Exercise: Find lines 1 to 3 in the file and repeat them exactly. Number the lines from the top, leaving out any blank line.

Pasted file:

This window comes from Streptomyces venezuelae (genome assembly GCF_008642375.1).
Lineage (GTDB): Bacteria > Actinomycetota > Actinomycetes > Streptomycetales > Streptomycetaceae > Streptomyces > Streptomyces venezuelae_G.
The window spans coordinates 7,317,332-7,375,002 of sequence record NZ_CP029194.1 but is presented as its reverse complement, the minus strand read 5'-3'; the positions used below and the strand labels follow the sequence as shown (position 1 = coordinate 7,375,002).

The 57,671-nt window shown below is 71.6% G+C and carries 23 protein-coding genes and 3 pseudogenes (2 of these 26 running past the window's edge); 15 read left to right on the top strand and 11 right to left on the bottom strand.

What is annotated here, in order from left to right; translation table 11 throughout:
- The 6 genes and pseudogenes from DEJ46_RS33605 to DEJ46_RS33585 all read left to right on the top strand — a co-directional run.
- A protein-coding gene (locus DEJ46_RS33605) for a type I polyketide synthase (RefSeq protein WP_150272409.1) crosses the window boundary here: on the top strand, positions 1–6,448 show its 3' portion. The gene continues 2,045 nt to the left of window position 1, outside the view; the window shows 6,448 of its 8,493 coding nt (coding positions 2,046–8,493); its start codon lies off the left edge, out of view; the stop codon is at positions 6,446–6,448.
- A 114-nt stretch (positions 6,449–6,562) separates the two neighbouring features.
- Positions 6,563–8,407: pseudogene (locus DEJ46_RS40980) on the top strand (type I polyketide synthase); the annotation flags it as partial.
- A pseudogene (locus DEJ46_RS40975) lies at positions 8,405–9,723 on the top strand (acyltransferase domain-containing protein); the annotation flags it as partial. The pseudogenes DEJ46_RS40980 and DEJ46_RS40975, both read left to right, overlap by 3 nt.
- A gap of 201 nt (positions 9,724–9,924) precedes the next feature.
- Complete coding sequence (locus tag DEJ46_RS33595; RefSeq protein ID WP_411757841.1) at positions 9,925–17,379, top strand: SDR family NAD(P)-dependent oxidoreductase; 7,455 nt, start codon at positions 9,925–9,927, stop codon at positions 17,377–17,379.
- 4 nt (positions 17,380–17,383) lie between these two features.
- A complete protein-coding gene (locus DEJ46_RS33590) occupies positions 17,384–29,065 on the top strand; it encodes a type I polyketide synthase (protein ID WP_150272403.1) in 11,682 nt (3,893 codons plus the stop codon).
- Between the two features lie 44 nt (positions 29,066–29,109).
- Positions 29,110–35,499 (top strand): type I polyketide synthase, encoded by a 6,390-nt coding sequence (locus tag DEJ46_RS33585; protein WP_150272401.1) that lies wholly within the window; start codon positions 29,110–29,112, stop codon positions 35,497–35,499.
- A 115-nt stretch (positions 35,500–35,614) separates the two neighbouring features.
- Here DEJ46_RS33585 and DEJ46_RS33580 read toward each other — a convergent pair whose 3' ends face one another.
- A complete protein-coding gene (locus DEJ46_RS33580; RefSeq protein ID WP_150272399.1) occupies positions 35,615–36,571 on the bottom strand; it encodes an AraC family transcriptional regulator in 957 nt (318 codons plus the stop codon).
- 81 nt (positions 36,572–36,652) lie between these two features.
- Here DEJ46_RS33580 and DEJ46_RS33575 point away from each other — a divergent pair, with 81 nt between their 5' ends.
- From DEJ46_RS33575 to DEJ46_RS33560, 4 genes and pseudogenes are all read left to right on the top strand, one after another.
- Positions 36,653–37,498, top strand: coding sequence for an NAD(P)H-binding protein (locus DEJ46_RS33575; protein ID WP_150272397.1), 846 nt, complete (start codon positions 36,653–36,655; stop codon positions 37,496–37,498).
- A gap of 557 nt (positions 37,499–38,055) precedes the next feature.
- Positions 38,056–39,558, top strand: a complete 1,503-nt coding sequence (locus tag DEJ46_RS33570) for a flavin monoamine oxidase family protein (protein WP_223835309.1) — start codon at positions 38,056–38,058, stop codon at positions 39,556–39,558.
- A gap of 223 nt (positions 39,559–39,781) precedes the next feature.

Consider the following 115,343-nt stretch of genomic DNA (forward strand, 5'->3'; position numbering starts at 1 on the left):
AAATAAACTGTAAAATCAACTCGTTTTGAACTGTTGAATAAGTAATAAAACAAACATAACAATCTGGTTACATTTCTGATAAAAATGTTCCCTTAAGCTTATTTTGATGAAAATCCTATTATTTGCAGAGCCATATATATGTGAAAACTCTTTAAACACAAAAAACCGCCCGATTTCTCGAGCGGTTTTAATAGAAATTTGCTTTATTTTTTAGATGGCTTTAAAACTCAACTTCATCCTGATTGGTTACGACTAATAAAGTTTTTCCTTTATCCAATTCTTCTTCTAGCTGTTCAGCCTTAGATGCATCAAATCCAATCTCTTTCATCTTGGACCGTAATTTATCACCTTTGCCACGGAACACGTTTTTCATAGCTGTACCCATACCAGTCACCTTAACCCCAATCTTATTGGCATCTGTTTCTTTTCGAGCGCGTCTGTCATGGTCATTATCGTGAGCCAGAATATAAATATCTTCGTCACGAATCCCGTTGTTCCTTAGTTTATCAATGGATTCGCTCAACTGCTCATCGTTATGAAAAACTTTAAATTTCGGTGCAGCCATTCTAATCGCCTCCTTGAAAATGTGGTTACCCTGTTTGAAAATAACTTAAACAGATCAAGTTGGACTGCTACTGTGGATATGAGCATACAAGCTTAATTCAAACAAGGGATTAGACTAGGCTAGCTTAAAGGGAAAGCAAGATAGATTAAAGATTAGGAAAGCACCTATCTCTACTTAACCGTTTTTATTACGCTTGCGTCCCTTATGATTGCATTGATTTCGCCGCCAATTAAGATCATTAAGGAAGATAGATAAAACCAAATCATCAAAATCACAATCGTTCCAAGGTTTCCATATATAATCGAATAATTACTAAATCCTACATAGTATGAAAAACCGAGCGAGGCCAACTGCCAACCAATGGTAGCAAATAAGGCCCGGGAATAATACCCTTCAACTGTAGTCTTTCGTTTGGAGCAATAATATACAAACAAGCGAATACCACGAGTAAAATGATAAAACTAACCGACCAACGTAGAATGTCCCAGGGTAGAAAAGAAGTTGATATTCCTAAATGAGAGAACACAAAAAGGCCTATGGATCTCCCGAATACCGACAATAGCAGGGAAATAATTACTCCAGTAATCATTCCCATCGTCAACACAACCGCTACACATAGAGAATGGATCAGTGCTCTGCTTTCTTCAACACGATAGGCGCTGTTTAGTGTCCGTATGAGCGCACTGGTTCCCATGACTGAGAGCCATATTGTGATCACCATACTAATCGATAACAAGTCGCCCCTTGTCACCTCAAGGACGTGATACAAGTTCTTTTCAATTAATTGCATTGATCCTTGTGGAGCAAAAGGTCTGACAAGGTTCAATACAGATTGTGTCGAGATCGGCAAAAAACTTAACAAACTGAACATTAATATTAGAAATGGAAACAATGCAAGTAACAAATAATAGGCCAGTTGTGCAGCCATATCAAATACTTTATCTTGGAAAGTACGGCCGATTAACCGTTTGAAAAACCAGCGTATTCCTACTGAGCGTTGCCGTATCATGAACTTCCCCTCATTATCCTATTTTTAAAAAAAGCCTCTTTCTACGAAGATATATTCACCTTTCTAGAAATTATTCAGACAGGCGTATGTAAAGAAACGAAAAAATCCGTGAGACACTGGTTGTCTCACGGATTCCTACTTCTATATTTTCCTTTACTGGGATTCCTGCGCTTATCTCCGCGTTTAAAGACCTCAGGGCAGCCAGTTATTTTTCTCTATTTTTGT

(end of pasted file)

This window comes from Streptomyces venezuelae (genome assembly GCF_008642375.1).
Lineage (GTDB): Bacteria > Actinomycetota > Actinomycetes > Streptomycetales > Streptomycetaceae > Streptomyces > Streptomyces venezuelae_G.
The window spans coordinates 7,317,332-7,375,002 of sequence record NZ_CP029194.1 but is presented as its reverse complement, the minus strand read 5'-3'; the positions used below and the strand labels follow the sequence as shown (position 1 = coordinate 7,375,002).